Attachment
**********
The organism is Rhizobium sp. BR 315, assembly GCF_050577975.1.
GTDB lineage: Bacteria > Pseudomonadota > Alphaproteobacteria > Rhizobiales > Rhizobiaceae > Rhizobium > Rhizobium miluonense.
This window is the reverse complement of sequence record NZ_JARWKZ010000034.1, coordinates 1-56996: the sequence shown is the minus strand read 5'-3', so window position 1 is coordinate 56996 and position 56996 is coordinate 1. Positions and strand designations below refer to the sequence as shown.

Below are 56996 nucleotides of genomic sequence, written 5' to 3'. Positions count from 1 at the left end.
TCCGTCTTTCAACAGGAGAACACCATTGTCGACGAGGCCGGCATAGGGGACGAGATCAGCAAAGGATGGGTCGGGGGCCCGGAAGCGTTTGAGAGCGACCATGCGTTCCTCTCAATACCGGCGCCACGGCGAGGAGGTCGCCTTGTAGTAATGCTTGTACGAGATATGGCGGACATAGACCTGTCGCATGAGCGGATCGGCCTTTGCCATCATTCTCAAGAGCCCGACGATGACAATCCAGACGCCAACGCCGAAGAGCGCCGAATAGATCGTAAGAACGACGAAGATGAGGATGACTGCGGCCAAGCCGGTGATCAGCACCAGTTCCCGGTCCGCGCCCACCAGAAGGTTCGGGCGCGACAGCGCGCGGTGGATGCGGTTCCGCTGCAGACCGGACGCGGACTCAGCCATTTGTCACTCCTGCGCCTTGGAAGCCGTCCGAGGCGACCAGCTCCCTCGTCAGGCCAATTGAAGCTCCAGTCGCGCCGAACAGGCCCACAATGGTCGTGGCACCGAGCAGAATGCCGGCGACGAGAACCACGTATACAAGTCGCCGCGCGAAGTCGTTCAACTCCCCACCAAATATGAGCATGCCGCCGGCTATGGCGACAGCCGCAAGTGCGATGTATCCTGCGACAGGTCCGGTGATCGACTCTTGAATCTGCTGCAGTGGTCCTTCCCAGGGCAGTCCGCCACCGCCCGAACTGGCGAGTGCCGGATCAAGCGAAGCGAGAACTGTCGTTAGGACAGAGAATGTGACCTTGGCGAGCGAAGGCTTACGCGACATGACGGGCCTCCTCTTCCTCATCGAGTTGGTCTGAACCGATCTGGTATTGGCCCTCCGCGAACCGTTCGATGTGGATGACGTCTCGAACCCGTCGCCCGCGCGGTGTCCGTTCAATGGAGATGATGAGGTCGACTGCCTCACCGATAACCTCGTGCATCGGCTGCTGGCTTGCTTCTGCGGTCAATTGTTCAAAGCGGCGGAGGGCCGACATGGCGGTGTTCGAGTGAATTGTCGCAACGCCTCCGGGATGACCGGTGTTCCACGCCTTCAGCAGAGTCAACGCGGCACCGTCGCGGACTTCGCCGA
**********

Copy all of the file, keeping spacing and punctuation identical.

The organism is Rhizobium sp. BR 315, assembly GCF_050577975.1.
GTDB lineage: Bacteria > Pseudomonadota > Alphaproteobacteria > Rhizobiales > Rhizobiaceae > Rhizobium > Rhizobium miluonense.
This window is the reverse complement of sequence record NZ_JARWKZ010000034.1, coordinates 1-56996: the sequence shown is the minus strand read 5'-3', so window position 1 is coordinate 56996 and position 56996 is coordinate 1. Positions and strand designations below refer to the sequence as shown.

Below are 56996 nucleotides of genomic sequence, written 5' to 3'. Positions count from 1 at the left end.
TCCGTCTTTCAACAGGAGAACACCATTGTCGACGAGGCCGGCATAGGGGACGAGATCAGCAAAGGATGGGTCGGGGGCCCGGAAGCGTTTGAGAGCGACCATGCGTTCCTCTCAATACCGGCGCCACGGCGAGGAGGTCGCCTTGTAGTAATGCTTGTACGAGATATGGCGGACATAGACCTGTCGCATGAGCGGATCGGCCTTTGCCATCATTCTCAAGAGCCCGACGATGACAATCCAGACGCCAACGCCGAAGAGCGCCGAATAGATCGTAAGAACGACGAAGATGAGGATGACTGCGGCCAAGCCGGTGATCAGCACCAGTTCCCGGTCCGCGCCCACCAGAAGGTTCGGGCGCGACAGCGCGCGGTGGATGCGGTTCCGCTGCAGACCGGACGCGGACTCAGCCATTTGTCACTCCTGCGCCTTGGAAGCCGTCCGAGGCGACCAGCTCCCTCGTCAGGCCAATTGAAGCTCCAGTCGCGCCGAACAGGCCCACAATGGTCGTGGCACCGAGCAGAATGCCGGCGACGAGAACCACGTATACAAGTCGCCGCGCGAAGTCGTTCAACTCCCCACCAAATATGAGCATGCCGCCGGCTATGGCGACAGCCGCAAGTGCGATGTATCCTGCGACAGGTCCGGTGATCGACTCTTGAATCTGCTGCAGTGGTCCTTCCCAGGGCAGTCCGCCACCGCCCGAACTGGCGAGTGCCGGATCAAGCGAAGCGAGAACTGTCGTTAGGACAGAGAATGTGACCTTGGCGAGCGAAGGCTTACGCGACATGACGGGCCTCCTCTTCCTCATCGAGTTGGTCTGAACCGATCTGGTATTGGCCCTCCGCGAACCGTTCGATGTGGATGACGTCTCGAACCCGTCGCCCGCGCGGTGTCCGTTCAATGGAGATGATGAGGTCGACTGCCTCACCGATAACCTCGTGCATCGGCTGCTGGCTTGCTTCTGCGGTCAATTGTTCAAAGCGGCGGAGGGCCGACATGGCGGTGTTCGAGTGAATTGTCGCAACGCCTCCGGGATGACCGGTGTTCCACGCCTTCAGCAGAGTCAACGCGGCACCGTCGCGGACTTCGCCGA